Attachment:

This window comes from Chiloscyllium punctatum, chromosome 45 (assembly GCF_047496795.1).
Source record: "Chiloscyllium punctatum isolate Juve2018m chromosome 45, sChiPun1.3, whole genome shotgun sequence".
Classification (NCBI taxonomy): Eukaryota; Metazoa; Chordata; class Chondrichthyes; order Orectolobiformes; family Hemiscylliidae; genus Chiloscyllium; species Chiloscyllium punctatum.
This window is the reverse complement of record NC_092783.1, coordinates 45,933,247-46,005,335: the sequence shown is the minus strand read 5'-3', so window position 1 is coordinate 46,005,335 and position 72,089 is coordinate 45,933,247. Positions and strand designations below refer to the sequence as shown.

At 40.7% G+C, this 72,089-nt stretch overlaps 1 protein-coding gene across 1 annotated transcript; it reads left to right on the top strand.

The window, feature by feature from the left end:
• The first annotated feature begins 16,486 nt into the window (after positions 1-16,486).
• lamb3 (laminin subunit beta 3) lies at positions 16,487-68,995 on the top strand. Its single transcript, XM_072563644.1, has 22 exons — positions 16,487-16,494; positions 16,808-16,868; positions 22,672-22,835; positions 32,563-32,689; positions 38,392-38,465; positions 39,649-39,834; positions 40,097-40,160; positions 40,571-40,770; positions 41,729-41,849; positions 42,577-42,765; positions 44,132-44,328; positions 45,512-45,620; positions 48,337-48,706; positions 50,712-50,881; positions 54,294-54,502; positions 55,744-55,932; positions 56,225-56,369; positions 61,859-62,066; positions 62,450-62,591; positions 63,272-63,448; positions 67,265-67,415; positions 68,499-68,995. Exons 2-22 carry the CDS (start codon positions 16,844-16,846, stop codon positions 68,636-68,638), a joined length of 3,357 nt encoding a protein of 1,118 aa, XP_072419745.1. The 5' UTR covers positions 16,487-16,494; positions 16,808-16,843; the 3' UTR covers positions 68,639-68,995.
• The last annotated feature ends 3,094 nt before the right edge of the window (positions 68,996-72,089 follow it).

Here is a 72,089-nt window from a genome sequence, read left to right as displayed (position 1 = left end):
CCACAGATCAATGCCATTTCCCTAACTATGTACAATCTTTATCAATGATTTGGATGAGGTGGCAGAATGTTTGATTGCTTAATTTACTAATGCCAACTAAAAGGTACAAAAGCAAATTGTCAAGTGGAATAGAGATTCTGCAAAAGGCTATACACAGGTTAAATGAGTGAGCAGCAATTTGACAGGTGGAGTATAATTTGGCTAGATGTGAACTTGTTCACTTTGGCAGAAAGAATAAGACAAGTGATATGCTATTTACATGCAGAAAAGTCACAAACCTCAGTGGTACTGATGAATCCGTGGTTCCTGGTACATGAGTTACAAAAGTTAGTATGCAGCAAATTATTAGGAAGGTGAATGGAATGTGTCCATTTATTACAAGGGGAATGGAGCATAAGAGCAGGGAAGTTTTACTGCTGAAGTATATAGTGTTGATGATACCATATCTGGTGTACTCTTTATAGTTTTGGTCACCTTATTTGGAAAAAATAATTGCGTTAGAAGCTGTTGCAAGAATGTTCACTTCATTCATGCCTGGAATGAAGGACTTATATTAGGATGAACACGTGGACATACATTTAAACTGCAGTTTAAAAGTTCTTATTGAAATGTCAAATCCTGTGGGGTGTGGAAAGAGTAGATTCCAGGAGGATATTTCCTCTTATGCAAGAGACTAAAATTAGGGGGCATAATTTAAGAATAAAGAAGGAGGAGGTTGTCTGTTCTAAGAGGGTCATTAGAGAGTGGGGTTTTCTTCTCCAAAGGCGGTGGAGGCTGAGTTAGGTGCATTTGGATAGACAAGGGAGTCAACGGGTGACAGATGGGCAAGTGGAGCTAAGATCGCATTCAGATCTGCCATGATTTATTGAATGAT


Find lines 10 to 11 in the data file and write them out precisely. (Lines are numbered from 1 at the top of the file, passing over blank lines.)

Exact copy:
Here is a 72,089-nt window from a genome sequence, read left to right as displayed (position 1 = left end):
CCACAGATCAATGCCATTTCCCTAACTATGTACAATCTTTATCAATGATTTGGATGAGGTGGCAGAATGTTTGATTGCTTAATTTACTAATGCCAACTAAAAGGTACAAAAGCAAATTGTCAAGTGGAATAGAGATTCTGCAAAAGGCTATACACAGGTTAAATGAGTGAGCAGCAATTTGACAGGTGGAGTATAATTTGGCTAGATGTGAACTTGTTCACTTTGGCAGAAAGAATAAGACAAGTGATATGCTATTTACATGCAGAAAAGTCACAAACCTCAGTGGTACTGATGAATCCGTGGTTCCTGGTACATGAGTTACAAAAGTTAGTATGCAGCAAATTATTAGGAAGGTGAATGGAATGTGTCCATTTATTACAAGGGGAATGGAGCATAAGAGCAGGGAAGTTTTACTGCTGAAGTATATAGTGTTGATGATACCATATCTGGTGTACTCTTTATAGTTTTGGTCACCTTATTTGGAAAAAATAATTGCGTTAGAAGCTGTTGCAAGAATGTTCACTTCATTCATGCCTGGAATGAAGGACTTATATTAGGATGAACACGTGGACATACATTTAAACTGCAGTTTAAAAGTTCTTATTGAAATGTCAAATCCTGTGGGGTGTGGAAAGAGTAGATTCCAGGAGGATATTTCCTCTTATGCAAGAGACTAAAATTAGGGGGCATAATTTAAGAATAAAGAAGGAGGAGGTTGTCTGTTCTAAGAGGGTCATTAGAGAGTGGGGTTTTCTTCTCCAAAGGCGGTGGAGGCTGAGTTAGGTGCATTTGGATAGACAAGGGAGTCAACGGGTGACAGATGGGCAAGTGGAGCTAAGATCGCATTCAGATCTGCCATGATTTATTGAATGAT